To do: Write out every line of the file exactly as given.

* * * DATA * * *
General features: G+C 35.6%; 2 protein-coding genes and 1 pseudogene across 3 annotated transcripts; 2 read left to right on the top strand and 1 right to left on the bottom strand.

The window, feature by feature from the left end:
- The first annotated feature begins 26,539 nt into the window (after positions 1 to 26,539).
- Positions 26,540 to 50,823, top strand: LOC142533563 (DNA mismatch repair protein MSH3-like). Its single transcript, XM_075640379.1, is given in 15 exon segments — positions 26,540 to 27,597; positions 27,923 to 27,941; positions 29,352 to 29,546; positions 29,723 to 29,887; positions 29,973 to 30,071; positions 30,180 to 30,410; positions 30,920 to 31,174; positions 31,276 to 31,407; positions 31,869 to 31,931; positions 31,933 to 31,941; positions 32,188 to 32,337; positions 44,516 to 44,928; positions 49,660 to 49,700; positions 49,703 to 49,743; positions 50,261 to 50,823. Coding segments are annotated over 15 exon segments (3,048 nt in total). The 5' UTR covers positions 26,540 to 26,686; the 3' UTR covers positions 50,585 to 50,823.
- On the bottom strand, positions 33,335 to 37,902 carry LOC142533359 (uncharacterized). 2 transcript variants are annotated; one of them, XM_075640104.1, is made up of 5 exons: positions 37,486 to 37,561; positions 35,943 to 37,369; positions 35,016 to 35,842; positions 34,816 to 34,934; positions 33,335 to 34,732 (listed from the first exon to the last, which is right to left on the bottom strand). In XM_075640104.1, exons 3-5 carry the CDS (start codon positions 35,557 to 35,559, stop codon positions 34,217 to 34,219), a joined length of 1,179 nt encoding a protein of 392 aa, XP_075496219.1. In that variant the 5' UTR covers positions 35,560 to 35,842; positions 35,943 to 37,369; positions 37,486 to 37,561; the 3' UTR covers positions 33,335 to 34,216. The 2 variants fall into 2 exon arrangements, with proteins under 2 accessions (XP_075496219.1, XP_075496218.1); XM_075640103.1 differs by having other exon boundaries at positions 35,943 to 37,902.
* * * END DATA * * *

General features: G+C 35.6%; 2 protein-coding genes and 1 pseudogene across 3 annotated transcripts; 2 read left to right on the top strand and 1 right to left on the bottom strand.

The window, feature by feature from the left end:
- The first annotated feature begins 26,539 nt into the window (after positions 1 to 26,539).
- Positions 26,540 to 50,823, top strand: LOC142533563 (DNA mismatch repair protein MSH3-like). Its single transcript, XM_075640379.1, is given in 15 exon segments — positions 26,540 to 27,597; positions 27,923 to 27,941; positions 29,352 to 29,546; positions 29,723 to 29,887; positions 29,973 to 30,071; positions 30,180 to 30,410; positions 30,920 to 31,174; positions 31,276 to 31,407; positions 31,869 to 31,931; positions 31,933 to 31,941; positions 32,188 to 32,337; positions 44,516 to 44,928; positions 49,660 to 49,700; positions 49,703 to 49,743; positions 50,261 to 50,823. Coding segments are annotated over 15 exon segments (3,048 nt in total). The 5' UTR covers positions 26,540 to 26,686; the 3' UTR covers positions 50,585 to 50,823.
- On the bottom strand, positions 33,335 to 37,902 carry LOC142533359 (uncharacterized). 2 transcript variants are annotated; one of them, XM_075640104.1, is made up of 5 exons: positions 37,486 to 37,561; positions 35,943 to 37,369; positions 35,016 to 35,842; positions 34,816 to 34,934; positions 33,335 to 34,732 (listed from the first exon to the last, which is right to left on the bottom strand). In XM_075640104.1, exons 3-5 carry the CDS (start codon positions 35,557 to 35,559, stop codon positions 34,217 to 34,219), a joined length of 1,179 nt encoding a protein of 392 aa, XP_075496219.1. In that variant the 5' UTR covers positions 35,560 to 35,842; positions 35,943 to 37,369; positions 37,486 to 37,561; the 3' UTR covers positions 33,335 to 34,216. The 2 variants fall into 2 exon arrangements, with proteins under 2 accessions (XP_075496219.1, XP_075496218.1); XM_075640103.1 differs by having other exon boundaries at positions 35,943 to 37,902.